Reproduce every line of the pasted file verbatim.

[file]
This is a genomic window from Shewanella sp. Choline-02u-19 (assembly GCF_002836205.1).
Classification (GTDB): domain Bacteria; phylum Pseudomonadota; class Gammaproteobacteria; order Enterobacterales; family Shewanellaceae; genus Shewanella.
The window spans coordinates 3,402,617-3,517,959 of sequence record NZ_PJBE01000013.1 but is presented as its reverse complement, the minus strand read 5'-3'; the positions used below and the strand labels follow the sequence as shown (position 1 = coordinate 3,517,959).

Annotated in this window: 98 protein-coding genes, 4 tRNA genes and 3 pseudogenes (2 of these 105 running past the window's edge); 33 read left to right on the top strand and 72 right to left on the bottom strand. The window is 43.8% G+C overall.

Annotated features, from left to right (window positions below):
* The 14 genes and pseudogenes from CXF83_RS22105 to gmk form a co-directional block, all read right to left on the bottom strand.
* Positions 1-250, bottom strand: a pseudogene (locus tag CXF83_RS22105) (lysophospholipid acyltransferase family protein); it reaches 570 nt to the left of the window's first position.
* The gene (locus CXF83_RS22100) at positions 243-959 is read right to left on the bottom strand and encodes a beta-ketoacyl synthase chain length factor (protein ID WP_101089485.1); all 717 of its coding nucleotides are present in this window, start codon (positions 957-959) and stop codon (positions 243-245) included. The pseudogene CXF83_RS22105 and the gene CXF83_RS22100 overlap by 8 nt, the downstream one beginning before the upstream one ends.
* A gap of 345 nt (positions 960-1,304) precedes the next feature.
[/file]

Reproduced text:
This is a genomic window from Shewanella sp. Choline-02u-19 (assembly GCF_002836205.1).
Classification (GTDB): domain Bacteria; phylum Pseudomonadota; class Gammaproteobacteria; order Enterobacterales; family Shewanellaceae; genus Shewanella.
The window spans coordinates 3,402,617-3,517,959 of sequence record NZ_PJBE01000013.1 but is presented as its reverse complement, the minus strand read 5'-3'; the positions used below and the strand labels follow the sequence as shown (position 1 = coordinate 3,517,959).

Annotated in this window: 98 protein-coding genes, 4 tRNA genes and 3 pseudogenes (2 of these 105 running past the window's edge); 33 read left to right on the top strand and 72 right to left on the bottom strand. The window is 43.8% G+C overall.

Annotated features, from left to right (window positions below):
* The 14 genes and pseudogenes from CXF83_RS22105 to gmk form a co-directional block, all read right to left on the bottom strand.
* Positions 1-250, bottom strand: a pseudogene (locus tag CXF83_RS22105) (lysophospholipid acyltransferase family protein); it reaches 570 nt to the left of the window's first position.
* The gene (locus CXF83_RS22100) at positions 243-959 is read right to left on the bottom strand and encodes a beta-ketoacyl synthase chain length factor (protein ID WP_101089485.1); all 717 of its coding nucleotides are present in this window, start codon (positions 957-959) and stop codon (positions 243-245) included. The pseudogene CXF83_RS22105 and the gene CXF83_RS22100 overlap by 8 nt, the downstream one beginning before the upstream one ends.
* A gap of 345 nt (positions 960-1,304) precedes the next feature.